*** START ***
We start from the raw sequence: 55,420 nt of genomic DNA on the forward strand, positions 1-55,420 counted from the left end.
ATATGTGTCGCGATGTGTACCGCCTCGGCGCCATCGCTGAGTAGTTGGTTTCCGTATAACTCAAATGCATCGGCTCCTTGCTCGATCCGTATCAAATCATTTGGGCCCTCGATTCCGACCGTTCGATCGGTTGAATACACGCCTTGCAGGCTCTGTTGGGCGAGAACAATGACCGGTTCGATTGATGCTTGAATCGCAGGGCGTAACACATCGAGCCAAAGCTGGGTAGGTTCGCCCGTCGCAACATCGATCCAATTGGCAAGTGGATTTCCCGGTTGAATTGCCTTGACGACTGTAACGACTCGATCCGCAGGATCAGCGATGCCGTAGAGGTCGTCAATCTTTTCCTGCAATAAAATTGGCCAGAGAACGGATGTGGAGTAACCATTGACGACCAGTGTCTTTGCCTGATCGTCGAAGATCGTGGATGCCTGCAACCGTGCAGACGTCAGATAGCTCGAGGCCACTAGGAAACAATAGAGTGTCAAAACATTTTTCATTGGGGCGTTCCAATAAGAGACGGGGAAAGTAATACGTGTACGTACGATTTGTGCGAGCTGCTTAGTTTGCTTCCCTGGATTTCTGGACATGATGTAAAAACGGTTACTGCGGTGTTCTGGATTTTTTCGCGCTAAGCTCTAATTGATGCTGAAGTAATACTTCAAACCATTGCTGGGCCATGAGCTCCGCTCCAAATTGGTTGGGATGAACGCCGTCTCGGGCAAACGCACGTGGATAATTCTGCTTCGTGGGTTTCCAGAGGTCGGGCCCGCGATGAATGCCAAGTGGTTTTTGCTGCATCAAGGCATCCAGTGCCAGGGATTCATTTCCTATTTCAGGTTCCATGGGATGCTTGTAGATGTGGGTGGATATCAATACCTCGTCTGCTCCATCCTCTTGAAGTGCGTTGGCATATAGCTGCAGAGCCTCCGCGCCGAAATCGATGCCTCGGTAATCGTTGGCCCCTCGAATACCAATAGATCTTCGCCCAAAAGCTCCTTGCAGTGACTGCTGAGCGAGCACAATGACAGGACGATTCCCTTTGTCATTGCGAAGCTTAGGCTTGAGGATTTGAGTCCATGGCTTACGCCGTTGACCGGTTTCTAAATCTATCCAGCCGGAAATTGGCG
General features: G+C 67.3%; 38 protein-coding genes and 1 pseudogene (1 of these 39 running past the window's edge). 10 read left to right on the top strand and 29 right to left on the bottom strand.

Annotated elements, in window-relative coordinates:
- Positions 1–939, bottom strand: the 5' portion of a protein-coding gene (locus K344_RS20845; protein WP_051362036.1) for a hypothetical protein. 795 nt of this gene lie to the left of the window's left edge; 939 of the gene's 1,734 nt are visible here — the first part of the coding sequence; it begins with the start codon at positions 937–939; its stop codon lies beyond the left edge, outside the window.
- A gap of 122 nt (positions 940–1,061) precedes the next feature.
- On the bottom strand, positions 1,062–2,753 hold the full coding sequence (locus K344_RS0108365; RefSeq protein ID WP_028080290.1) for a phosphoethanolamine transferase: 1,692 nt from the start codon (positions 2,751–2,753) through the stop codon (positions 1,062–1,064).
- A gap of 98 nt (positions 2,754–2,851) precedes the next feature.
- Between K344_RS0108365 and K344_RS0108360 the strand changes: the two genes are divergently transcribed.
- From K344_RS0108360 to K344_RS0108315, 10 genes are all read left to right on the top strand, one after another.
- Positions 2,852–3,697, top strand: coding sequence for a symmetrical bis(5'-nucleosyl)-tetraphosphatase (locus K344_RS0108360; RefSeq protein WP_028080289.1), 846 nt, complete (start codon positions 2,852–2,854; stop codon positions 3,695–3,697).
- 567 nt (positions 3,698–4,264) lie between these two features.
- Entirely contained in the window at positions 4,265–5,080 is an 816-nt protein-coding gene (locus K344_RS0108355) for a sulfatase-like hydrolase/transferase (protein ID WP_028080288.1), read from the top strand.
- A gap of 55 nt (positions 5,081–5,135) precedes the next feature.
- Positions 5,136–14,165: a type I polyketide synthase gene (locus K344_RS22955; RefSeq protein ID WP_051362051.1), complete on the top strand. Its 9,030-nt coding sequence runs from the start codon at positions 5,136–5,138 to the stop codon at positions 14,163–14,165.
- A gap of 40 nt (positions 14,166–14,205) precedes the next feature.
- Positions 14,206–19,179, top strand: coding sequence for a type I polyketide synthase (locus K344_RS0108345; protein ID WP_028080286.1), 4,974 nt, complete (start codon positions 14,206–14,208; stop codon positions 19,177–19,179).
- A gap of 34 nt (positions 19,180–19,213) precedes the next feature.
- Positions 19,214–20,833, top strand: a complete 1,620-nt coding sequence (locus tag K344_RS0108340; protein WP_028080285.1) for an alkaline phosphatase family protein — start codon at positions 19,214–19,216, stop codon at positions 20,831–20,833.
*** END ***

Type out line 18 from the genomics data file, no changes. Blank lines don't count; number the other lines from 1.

- A gap of 34 nt (positions 19,180–19,213) precedes the next feature.